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Popularity without playing

A refusal to play brought Bob Dylan more media attention than his early songs

By the summer of 1963, Bob Dylan would become a household name thanks to a cover of his "Blowin' In the Wind", the protest song. The cover, made famous by the group Peter, Paul and Mary, would bring awareness of Dylan's music to the mainstream public of millions of fans. The group's cover version of the Dylan song rose up to number 2 on the Billboard charts. Not only did it transform the song into as a civil rights anthem, it made Dylan a household name. Yet a few months earlier, Dylan would still be struggling to break into the music world and establish himself nationally.

His chance for a big break came through securing an invitation to perform on The Ed Sullivan show. The song he had planned on performing, "Talkin' John Birch Paranoid Blues", was about the John Birch Society and how it tended to interpret social events as covert Communist conspiracies. Bearing in mind the events of the time - the Cold War in particular - Dylan was aware of the sensitivities of performing the song, and had sought approval from Ed Sullivan himself, and nothing had been flagged. Yet hours before he was about to go on stage, he was informed that network bosses, fearing a potential lawsuit, had banned the song.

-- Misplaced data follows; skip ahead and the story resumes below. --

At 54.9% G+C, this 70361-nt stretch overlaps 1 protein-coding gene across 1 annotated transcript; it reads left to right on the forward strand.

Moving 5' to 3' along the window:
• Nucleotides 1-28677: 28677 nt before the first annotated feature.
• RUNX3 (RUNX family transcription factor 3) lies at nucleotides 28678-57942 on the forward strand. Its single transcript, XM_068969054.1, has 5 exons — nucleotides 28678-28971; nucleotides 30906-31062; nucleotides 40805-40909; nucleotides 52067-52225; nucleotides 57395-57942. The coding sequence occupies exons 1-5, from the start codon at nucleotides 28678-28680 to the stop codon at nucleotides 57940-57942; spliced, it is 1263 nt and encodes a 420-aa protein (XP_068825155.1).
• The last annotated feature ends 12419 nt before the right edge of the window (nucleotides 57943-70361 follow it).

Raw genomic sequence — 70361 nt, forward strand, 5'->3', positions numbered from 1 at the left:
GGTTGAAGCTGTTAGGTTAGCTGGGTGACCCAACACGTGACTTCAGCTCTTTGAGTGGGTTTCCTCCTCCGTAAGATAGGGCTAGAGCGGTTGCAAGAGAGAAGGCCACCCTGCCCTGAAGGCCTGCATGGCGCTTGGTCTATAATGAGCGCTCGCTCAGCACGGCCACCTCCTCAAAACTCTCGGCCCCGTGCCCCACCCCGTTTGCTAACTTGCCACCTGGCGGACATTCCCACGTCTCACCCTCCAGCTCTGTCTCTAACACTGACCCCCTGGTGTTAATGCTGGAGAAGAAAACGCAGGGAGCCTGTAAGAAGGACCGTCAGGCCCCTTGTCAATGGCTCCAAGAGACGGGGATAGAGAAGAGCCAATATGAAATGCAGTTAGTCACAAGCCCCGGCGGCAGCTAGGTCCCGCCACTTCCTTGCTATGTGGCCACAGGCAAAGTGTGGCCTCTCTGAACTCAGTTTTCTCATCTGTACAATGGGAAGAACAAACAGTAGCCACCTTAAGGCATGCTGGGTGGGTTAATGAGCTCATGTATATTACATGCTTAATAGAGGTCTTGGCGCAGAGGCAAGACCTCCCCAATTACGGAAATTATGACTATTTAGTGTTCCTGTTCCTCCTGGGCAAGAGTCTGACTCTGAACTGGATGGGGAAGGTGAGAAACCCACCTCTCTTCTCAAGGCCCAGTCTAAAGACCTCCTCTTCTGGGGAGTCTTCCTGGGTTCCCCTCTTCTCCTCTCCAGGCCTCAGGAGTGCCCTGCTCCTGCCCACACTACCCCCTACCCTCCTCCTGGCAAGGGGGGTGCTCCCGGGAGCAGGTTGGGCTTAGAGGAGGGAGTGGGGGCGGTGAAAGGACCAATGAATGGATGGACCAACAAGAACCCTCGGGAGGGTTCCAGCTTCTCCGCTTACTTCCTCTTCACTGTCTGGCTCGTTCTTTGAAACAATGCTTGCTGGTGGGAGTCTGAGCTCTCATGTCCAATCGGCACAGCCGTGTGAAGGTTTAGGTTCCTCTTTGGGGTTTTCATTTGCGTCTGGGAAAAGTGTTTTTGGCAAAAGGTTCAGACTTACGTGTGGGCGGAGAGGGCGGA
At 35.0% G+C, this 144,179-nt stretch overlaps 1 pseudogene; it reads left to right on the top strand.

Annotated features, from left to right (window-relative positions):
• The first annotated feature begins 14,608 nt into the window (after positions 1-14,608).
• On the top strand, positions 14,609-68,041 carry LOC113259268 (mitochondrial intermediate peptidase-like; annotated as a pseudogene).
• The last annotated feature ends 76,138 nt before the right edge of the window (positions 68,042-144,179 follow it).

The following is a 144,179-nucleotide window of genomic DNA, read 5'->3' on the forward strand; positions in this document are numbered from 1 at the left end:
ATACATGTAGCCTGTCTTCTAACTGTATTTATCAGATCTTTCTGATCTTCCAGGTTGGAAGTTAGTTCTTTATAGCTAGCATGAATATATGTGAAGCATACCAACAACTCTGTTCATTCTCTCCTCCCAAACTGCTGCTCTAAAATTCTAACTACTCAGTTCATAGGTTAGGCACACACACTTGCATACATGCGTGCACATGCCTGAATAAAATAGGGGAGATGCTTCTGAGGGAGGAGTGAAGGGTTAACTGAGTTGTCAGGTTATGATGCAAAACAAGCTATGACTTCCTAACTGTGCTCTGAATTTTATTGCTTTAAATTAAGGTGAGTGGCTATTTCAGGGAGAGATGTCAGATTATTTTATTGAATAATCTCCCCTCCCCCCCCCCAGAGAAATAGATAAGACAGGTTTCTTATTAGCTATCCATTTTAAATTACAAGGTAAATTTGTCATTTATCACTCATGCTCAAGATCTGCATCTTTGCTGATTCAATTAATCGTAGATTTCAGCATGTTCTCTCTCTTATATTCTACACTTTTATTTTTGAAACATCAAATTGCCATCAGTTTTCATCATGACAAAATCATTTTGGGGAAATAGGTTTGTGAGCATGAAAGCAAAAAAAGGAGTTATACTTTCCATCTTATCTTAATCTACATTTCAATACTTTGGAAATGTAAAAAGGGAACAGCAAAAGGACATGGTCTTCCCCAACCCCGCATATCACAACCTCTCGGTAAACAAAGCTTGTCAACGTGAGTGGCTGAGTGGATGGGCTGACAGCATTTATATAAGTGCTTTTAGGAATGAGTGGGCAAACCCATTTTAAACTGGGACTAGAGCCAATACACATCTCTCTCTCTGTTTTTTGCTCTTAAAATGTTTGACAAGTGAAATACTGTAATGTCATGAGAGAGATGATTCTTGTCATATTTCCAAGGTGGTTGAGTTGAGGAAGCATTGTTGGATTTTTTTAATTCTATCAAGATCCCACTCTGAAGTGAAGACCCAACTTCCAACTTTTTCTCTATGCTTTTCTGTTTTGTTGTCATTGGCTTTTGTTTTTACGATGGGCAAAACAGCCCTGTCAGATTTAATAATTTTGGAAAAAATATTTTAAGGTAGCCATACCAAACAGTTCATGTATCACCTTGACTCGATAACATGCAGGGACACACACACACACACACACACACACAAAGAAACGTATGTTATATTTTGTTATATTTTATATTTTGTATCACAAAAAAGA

Rather that sing a different song, Dylan stuck to his guns and walked off the set without performing. The media coverage of this incident arguably gave Dylan more credibility as a "protest" artist and more weight to his songs, and made him more popular than he would have been had he performed on the show. Over the summer months, with the cover version of his song gaining traction, his popularity would snowball and put him firmly in the nation's eye. And that is how, without playing a single note, Bob Dylan found himself catapulted into fame.

And what would have happened if Dylan had remained on stage, but staged a silent protest by not playing? Would he have achieved even more media coverage through silence? We can only speculate.

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